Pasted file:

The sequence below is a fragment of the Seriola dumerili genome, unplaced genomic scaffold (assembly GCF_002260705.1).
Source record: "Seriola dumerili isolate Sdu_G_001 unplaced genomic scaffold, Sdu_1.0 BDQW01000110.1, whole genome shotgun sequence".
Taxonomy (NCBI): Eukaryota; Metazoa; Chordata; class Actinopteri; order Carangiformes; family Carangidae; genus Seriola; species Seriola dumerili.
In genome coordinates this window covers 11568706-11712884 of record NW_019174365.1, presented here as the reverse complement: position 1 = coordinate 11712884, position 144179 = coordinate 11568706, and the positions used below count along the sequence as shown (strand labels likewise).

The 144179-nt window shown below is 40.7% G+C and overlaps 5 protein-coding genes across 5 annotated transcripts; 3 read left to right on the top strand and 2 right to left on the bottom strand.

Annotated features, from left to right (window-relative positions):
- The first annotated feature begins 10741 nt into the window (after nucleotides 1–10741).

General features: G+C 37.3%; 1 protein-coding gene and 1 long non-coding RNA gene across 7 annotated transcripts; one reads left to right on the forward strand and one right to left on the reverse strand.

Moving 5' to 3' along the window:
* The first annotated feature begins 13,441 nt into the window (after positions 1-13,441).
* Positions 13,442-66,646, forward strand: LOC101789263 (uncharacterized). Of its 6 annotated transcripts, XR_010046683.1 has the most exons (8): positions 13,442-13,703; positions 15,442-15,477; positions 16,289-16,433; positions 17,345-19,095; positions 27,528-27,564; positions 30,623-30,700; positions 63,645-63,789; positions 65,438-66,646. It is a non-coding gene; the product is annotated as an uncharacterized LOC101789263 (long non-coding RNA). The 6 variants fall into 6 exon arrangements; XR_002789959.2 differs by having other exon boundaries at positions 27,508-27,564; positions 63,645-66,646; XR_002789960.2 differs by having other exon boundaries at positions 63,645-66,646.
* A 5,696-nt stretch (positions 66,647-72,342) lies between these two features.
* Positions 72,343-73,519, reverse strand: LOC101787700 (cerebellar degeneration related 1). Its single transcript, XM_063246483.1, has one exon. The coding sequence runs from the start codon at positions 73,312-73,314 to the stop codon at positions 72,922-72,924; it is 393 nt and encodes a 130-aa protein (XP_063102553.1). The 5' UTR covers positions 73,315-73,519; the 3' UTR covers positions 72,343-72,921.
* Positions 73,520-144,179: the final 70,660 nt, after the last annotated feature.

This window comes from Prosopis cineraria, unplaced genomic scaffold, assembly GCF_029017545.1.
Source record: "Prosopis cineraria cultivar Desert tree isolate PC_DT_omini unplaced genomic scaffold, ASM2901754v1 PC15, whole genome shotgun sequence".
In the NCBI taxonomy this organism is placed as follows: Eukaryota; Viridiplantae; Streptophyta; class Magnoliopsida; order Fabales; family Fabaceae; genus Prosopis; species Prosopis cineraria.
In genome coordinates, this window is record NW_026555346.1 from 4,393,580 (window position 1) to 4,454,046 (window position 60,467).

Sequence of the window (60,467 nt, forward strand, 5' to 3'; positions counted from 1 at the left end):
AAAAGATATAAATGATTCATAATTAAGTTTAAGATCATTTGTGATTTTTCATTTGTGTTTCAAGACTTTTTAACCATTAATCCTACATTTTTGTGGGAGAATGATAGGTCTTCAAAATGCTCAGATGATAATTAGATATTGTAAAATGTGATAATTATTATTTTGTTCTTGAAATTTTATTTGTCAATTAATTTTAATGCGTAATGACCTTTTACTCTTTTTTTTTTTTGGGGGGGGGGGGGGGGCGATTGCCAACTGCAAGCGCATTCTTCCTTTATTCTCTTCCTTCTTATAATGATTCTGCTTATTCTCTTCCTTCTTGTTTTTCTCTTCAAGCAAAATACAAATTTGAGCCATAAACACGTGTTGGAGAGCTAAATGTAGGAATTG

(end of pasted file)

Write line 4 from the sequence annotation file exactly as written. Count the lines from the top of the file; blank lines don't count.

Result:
In genome coordinates this window covers 11568706-11712884 of record NW_019174365.1, presented here as the reverse complement: position 1 = coordinate 11712884, position 144179 = coordinate 11568706, and the positions used below count along the sequence as shown (strand labels likewise).